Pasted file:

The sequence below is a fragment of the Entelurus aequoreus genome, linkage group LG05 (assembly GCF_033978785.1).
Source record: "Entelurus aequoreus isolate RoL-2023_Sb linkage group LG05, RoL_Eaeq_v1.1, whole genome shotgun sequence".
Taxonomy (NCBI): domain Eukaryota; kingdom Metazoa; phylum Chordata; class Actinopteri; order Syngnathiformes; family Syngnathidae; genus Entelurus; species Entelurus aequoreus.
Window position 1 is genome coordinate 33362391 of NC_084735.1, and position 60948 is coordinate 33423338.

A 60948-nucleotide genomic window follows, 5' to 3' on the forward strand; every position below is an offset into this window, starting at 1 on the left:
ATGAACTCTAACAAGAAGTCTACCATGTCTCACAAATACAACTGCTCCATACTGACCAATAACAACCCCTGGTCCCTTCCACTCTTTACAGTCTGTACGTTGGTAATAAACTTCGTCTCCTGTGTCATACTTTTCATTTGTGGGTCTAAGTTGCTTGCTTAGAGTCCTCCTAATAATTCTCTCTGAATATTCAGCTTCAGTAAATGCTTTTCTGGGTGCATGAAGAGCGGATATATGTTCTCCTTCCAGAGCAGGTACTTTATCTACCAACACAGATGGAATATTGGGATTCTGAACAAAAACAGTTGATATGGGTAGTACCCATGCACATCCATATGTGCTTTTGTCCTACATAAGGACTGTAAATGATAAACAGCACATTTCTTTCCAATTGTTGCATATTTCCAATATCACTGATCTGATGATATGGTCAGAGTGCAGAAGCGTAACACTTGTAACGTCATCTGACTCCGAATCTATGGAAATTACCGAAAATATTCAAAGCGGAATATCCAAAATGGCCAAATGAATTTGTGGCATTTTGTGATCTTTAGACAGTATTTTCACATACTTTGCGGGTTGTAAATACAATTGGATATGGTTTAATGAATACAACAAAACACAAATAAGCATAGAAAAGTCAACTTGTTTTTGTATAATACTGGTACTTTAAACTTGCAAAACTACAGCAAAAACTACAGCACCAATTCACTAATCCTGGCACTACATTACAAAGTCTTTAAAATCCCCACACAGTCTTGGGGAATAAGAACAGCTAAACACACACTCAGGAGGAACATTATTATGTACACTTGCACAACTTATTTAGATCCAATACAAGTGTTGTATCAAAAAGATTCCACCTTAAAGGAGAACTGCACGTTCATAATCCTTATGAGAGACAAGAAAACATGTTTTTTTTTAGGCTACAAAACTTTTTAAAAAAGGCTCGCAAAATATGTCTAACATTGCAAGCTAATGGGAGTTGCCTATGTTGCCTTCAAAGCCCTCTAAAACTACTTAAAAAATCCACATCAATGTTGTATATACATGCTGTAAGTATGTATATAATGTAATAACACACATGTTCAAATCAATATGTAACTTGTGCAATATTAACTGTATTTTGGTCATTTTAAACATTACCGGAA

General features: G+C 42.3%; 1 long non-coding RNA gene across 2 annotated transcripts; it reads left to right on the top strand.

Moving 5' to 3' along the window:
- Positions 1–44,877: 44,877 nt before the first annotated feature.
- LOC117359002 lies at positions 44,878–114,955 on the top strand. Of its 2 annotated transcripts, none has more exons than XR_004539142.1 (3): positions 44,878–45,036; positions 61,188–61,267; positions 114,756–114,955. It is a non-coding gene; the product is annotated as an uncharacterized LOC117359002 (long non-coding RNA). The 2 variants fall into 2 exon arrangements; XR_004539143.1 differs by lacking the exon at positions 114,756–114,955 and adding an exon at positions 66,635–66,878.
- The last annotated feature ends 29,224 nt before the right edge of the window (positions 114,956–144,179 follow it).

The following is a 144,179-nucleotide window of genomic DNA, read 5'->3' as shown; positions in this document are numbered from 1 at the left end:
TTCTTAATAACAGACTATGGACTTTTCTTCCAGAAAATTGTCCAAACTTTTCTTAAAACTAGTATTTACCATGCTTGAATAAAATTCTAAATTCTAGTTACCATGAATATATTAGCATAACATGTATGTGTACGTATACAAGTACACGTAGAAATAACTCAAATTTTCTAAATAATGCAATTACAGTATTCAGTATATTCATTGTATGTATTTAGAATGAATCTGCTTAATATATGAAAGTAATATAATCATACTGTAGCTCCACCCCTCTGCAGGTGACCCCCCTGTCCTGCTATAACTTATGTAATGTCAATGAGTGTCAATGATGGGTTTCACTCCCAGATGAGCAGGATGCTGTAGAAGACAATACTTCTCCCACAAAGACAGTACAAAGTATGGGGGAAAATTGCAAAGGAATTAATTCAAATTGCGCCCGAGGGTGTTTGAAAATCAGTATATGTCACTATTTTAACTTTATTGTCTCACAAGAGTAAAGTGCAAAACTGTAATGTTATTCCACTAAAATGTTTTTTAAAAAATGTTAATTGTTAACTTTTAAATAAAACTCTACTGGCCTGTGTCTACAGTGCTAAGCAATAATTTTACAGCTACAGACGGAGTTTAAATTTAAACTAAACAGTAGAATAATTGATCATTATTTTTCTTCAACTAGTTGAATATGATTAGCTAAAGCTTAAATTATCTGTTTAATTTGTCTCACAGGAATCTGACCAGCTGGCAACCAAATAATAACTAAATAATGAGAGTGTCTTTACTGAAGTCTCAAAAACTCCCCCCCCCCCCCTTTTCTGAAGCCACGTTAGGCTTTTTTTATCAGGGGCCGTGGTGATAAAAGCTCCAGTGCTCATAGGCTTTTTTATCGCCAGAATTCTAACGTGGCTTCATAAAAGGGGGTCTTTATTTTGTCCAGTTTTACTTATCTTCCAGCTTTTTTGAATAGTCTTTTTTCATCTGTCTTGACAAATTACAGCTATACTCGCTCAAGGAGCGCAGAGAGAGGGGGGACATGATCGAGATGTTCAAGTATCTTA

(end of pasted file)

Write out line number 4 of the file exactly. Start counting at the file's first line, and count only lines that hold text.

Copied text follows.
Window position 1 is genome coordinate 33362391 of NC_084735.1, and position 60948 is coordinate 33423338.